from the peer-reviewed-study-confirms-it dept.
Phys.org is running a story on some of the issues with modern peer review:
Once published, the quality of any particular piece of research is often measured by citations, that is, the number of times that a paper is formally mentioned in a later piece of published research. In theory, this aims to highlight how important, useful or interesting a previous piece of work is. More citations are usually better for the author, although that is not always the case.
Take, for instance, Andrew Wakefield's controversial paper on the association between the MMR jab and autism, published in leading medical journal The Lancet. This paper has received nearly two thousand citations – most authors would be thrilled to receive a hundred. However, the quality of Wakefield's research is not at all reflected by this large number. Many of these citations are a product of the storm of controversy surrounding the work, and are contained within papers which are critical of the methods used. Wakefield's research has now been robustly discredited, and the paper was retracted by the Lancet in 2010. Nevertheless, this extreme case highlights serious problems with judging a paper or an academic by number of citations.
Personally, I've been of the opinion that peer review is all but worthless for quite a while. It's nice to know I'm not the only one who has issues with the process.
Attendees of a Howard Hughes Medical Institute meeting debated whether or not science journals should publish the text of peer reviews, or even require peer reviewers to publicly sign their paper critiques:
Scientific journals should start routinely publishing the text of peer reviews for each paper they accept, said attendees at a meeting last week of scientists, academic publishers, and funding organizations. But there was little consensus on whether reviewers should have to publicly sign their critiques, which traditionally are accessible only to editors and authors.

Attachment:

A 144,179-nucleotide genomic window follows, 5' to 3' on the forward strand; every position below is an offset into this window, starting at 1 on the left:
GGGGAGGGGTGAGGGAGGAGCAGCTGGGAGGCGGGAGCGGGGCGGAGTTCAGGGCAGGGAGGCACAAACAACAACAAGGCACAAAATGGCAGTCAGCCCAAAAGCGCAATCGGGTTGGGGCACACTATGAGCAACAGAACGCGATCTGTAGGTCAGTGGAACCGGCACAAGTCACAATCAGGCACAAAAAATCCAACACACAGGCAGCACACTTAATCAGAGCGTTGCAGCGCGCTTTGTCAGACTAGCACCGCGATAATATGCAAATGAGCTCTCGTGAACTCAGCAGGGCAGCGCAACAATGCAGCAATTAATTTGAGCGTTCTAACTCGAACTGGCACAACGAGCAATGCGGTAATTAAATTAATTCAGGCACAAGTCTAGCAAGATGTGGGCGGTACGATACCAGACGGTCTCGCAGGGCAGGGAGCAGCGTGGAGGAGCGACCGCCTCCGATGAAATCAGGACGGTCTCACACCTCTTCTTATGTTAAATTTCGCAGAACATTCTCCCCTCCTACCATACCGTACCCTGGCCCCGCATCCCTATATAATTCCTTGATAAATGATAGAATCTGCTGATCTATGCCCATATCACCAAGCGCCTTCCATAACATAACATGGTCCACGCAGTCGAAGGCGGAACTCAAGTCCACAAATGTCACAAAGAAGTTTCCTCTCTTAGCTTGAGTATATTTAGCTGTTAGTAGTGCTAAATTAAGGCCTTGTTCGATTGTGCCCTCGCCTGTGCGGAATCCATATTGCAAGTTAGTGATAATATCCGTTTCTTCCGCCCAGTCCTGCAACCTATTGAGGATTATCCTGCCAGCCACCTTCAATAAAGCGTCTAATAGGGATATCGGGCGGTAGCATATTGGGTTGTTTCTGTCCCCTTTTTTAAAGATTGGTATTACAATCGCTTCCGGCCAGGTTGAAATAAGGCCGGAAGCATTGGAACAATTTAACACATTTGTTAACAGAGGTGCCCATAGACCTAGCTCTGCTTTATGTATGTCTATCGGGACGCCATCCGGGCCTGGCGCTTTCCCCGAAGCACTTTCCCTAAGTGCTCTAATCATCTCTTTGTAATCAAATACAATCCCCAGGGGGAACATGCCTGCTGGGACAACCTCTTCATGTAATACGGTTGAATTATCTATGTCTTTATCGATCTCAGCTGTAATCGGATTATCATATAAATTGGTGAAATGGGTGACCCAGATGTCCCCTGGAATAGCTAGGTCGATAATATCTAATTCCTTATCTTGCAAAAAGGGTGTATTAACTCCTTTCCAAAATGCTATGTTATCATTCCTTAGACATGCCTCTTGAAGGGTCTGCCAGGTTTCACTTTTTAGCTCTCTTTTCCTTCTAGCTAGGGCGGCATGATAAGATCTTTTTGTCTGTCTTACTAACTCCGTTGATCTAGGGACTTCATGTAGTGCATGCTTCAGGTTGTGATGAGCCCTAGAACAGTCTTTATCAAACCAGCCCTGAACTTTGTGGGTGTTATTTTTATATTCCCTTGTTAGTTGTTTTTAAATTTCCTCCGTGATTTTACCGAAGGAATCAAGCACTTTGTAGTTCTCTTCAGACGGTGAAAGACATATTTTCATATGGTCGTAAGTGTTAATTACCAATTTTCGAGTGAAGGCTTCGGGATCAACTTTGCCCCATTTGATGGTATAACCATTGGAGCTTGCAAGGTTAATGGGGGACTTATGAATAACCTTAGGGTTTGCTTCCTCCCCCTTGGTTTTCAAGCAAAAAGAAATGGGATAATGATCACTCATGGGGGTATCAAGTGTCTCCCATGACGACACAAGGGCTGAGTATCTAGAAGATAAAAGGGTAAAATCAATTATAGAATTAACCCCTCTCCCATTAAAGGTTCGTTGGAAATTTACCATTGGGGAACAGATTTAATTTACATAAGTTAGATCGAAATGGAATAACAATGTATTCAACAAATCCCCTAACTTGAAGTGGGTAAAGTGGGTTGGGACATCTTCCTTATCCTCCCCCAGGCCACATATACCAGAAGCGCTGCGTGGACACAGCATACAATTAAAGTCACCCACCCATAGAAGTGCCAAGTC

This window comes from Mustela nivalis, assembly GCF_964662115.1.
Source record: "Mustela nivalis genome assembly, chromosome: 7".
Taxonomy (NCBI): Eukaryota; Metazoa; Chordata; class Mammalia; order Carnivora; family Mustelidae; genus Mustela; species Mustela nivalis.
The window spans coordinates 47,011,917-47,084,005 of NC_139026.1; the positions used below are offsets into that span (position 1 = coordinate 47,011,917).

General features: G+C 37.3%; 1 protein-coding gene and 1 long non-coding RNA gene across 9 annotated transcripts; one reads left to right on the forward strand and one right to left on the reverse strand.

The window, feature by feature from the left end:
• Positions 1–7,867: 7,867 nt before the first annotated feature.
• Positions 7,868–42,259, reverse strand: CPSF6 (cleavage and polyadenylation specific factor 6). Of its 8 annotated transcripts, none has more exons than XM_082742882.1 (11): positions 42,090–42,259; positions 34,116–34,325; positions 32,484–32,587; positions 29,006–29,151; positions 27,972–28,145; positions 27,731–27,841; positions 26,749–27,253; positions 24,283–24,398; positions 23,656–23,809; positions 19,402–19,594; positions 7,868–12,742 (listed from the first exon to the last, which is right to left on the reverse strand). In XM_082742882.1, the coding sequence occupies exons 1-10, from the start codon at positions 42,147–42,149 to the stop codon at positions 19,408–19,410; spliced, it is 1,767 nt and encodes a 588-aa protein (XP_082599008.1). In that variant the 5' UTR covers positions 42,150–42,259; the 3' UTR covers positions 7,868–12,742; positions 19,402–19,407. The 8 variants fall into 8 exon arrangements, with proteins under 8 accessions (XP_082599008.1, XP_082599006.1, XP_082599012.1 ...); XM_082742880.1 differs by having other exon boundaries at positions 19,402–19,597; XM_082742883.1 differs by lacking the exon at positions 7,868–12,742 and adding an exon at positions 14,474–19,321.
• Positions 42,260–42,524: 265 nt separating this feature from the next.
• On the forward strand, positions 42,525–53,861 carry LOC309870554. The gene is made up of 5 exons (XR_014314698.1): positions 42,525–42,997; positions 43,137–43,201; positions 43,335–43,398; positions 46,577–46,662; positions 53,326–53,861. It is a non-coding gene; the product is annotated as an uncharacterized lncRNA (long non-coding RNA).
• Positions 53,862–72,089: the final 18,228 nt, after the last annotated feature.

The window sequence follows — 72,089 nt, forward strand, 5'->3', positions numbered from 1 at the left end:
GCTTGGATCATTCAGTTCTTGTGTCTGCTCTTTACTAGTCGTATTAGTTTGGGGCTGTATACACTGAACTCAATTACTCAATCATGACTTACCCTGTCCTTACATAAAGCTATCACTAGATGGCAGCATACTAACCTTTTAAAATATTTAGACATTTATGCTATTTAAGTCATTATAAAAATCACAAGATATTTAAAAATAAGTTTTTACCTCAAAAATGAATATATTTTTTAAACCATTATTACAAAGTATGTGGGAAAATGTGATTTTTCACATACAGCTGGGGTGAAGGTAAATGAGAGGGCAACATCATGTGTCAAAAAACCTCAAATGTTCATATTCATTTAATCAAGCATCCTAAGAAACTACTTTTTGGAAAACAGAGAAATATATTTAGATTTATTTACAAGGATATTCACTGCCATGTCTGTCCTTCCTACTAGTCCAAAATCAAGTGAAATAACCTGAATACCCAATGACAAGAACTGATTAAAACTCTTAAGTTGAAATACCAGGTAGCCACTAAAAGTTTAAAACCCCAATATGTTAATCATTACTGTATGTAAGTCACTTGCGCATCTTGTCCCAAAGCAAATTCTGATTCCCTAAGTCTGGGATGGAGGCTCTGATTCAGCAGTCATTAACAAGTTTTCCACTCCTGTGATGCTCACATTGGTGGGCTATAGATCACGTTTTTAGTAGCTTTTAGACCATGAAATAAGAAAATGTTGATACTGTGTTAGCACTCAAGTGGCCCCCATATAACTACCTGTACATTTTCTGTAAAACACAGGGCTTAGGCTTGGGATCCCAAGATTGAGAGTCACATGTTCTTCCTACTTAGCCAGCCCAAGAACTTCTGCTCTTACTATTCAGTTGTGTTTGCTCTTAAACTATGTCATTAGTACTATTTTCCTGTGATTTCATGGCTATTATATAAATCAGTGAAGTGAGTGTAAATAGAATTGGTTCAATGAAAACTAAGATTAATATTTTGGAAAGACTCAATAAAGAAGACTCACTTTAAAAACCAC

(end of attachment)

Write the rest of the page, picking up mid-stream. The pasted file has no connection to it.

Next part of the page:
The meeting—hosted by the Howard Hughes Medical Institute (HHMI) here, and sponsored by HHMI; ASAPbio, a group that promotes the use of life sciences preprints; and the London-based Wellcome Trust—drew more than 100 participants interested in catalyzing efforts to improve the vetting of manuscripts and exploring ways to open up what many called an excessively opaque and slow system of peer review. The crowd heard presentations and held small group discussions on an array of issues. One hot topic: whether journals should publish the analyses of submitted papers written by peer reviewers.
Publishing the reviews would advance training and understanding about how the peer-review system works, many speakers argued. Some noted that the evaluations sometimes contain insights that can prompt scientists to think about their field in new ways. And the reviews can serve as models for early career researchers, demonstrating how to write thorough evaluations. "We saw huge benefits to [publishing reviews] that outweigh the risks," said Sue Biggins, a genetics researcher at the Fred Hutchinson Cancer Research Center in Seattle, Washington, summarizing one discussion.
But attendees also highlighted potential problems. For example, someone could cherry pick critical comments on clinical research studies that are involved in litigation or public controversy, potentially skewing perceptions of the studies. A possible solution? Scientists should work to "make the public understand that [peer review] is a fault-finding process and that criticism is part of and expected in that process," said Veronique Kiermer, executive editor of the PLOS suite of journals, based in San Francisco, California.
Related: Peer Review is Fraught with Problems, and We Need a Fix
Odd Requirement for Journal Author: Name Other Domain Experts
Gambling Can Save Science!
Wellcome Trust Recommends Free Scientific Journals
Medical Research Discovered to Have Been Peer Reviewed by a Dog
Should Scientists Be Posting Their Work Online Before Peer Review?
Judge Orders Unmasking of Anonymous Peer Reviewers in CrossFit Lawsuit